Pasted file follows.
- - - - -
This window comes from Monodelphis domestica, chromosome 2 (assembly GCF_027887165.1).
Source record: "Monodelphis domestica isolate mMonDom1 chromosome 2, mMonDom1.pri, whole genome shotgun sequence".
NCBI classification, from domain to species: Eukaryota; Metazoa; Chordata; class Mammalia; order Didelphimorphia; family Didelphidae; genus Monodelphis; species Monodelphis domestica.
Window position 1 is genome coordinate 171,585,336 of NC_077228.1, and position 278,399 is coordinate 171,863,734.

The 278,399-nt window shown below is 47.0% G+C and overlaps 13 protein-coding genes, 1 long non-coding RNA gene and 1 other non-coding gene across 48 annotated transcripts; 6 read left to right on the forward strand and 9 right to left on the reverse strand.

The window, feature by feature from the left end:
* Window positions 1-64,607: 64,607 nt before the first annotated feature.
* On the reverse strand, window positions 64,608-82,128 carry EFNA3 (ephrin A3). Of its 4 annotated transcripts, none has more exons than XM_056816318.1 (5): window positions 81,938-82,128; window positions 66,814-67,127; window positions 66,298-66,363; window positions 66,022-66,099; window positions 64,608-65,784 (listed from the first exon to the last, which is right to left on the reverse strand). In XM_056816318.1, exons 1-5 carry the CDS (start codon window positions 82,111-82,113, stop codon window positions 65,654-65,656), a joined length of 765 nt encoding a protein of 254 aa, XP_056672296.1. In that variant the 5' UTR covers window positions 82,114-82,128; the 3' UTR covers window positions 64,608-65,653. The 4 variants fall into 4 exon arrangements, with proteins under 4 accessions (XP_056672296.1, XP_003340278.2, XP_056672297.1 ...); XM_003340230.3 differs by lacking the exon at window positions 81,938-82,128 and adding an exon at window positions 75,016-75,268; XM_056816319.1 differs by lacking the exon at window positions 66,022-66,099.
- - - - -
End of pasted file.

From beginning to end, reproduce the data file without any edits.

This window comes from Monodelphis domestica, chromosome 2 (assembly GCF_027887165.1).
Source record: "Monodelphis domestica isolate mMonDom1 chromosome 2, mMonDom1.pri, whole genome shotgun sequence".
NCBI classification, from domain to species: Eukaryota; Metazoa; Chordata; class Mammalia; order Didelphimorphia; family Didelphidae; genus Monodelphis; species Monodelphis domestica.
Window position 1 is genome coordinate 171,585,336 of NC_077228.1, and position 278,399 is coordinate 171,863,734.

The 278,399-nt window shown below is 47.0% G+C and overlaps 13 protein-coding genes, 1 long non-coding RNA gene and 1 other non-coding gene across 48 annotated transcripts; 6 read left to right on the forward strand and 9 right to left on the reverse strand.

The window, feature by feature from the left end:
* Window positions 1-64,607: 64,607 nt before the first annotated feature.
* On the reverse strand, window positions 64,608-82,128 carry EFNA3 (ephrin A3). Of its 4 annotated transcripts, none has more exons than XM_056816318.1 (5): window positions 81,938-82,128; window positions 66,814-67,127; window positions 66,298-66,363; window positions 66,022-66,099; window positions 64,608-65,784 (listed from the first exon to the last, which is right to left on the reverse strand). In XM_056816318.1, exons 1-5 carry the CDS (start codon window positions 82,111-82,113, stop codon window positions 65,654-65,656), a joined length of 765 nt encoding a protein of 254 aa, XP_056672296.1. In that variant the 5' UTR covers window positions 82,114-82,128; the 3' UTR covers window positions 64,608-65,653. The 4 variants fall into 4 exon arrangements, with proteins under 4 accessions (XP_056672296.1, XP_003340278.2, XP_056672297.1 ...); XM_003340230.3 differs by lacking the exon at window positions 81,938-82,128 and adding an exon at window positions 75,016-75,268; XM_056816319.1 differs by lacking the exon at window positions 66,022-66,099.